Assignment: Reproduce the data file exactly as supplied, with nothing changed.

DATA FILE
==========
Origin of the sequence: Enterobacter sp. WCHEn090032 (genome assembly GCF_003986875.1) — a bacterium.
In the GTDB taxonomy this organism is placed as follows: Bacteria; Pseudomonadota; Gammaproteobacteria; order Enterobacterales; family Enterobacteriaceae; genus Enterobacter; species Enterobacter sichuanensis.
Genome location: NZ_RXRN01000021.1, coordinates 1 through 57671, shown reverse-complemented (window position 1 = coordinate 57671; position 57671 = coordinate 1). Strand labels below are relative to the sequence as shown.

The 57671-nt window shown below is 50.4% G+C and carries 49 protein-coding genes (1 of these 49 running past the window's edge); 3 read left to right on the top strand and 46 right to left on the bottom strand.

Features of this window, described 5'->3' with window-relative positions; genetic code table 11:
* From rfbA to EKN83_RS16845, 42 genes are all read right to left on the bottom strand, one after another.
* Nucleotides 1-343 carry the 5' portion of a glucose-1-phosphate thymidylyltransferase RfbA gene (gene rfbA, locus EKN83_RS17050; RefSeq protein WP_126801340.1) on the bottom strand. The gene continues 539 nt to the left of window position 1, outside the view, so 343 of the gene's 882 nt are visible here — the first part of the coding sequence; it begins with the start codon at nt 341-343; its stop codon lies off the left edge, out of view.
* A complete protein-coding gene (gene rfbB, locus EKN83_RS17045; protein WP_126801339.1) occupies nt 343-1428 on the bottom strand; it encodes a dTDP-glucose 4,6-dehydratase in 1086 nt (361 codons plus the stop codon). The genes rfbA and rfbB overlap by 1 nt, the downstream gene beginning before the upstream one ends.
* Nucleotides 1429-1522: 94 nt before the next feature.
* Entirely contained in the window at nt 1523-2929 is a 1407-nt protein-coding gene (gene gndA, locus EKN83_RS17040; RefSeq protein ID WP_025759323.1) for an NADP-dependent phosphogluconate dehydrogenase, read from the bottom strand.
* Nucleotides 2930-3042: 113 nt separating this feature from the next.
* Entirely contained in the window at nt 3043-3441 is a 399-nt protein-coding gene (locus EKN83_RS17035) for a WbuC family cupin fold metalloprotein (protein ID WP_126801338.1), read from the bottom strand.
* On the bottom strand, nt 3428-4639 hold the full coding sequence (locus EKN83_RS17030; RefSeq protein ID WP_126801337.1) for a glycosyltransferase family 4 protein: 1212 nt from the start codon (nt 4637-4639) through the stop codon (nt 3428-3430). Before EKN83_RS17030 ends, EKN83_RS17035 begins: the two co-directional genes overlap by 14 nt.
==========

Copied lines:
Origin of the sequence: Enterobacter sp. WCHEn090032 (genome assembly GCF_003986875.1) — a bacterium.
In the GTDB taxonomy this organism is placed as follows: Bacteria; Pseudomonadota; Gammaproteobacteria; order Enterobacterales; family Enterobacteriaceae; genus Enterobacter; species Enterobacter sichuanensis.
Genome location: NZ_RXRN01000021.1, coordinates 1 through 57671, shown reverse-complemented (window position 1 = coordinate 57671; position 57671 = coordinate 1). Strand labels below are relative to the sequence as shown.

The 57671-nt window shown below is 50.4% G+C and carries 49 protein-coding genes (1 of these 49 running past the window's edge); 3 read left to right on the top strand and 46 right to left on the bottom strand.

Features of this window, described 5'->3' with window-relative positions; genetic code table 11:
* From rfbA to EKN83_RS16845, 42 genes are all read right to left on the bottom strand, one after another.
* Nucleotides 1-343 carry the 5' portion of a glucose-1-phosphate thymidylyltransferase RfbA gene (gene rfbA, locus EKN83_RS17050; RefSeq protein WP_126801340.1) on the bottom strand. The gene continues 539 nt to the left of window position 1, outside the view, so 343 of the gene's 882 nt are visible here — the first part of the coding sequence; it begins with the start codon at nt 341-343; its stop codon lies off the left edge, out of view.
* A complete protein-coding gene (gene rfbB, locus EKN83_RS17045; protein WP_126801339.1) occupies nt 343-1428 on the bottom strand; it encodes a dTDP-glucose 4,6-dehydratase in 1086 nt (361 codons plus the stop codon). The genes rfbA and rfbB overlap by 1 nt, the downstream gene beginning before the upstream one ends.
* Nucleotides 1429-1522: 94 nt before the next feature.
* Entirely contained in the window at nt 1523-2929 is a 1407-nt protein-coding gene (gene gndA, locus EKN83_RS17040; RefSeq protein ID WP_025759323.1) for an NADP-dependent phosphogluconate dehydrogenase, read from the bottom strand.
* Nucleotides 2930-3042: 113 nt separating this feature from the next.
* Entirely contained in the window at nt 3043-3441 is a 399-nt protein-coding gene (locus EKN83_RS17035) for a WbuC family cupin fold metalloprotein (protein ID WP_126801338.1), read from the bottom strand.
* On the bottom strand, nt 3428-4639 hold the full coding sequence (locus EKN83_RS17030; RefSeq protein ID WP_126801337.1) for a glycosyltransferase family 4 protein: 1212 nt from the start codon (nt 4637-4639) through the stop codon (nt 3428-3430). Before EKN83_RS17030 ends, EKN83_RS17035 begins: the two co-directional genes overlap by 14 nt.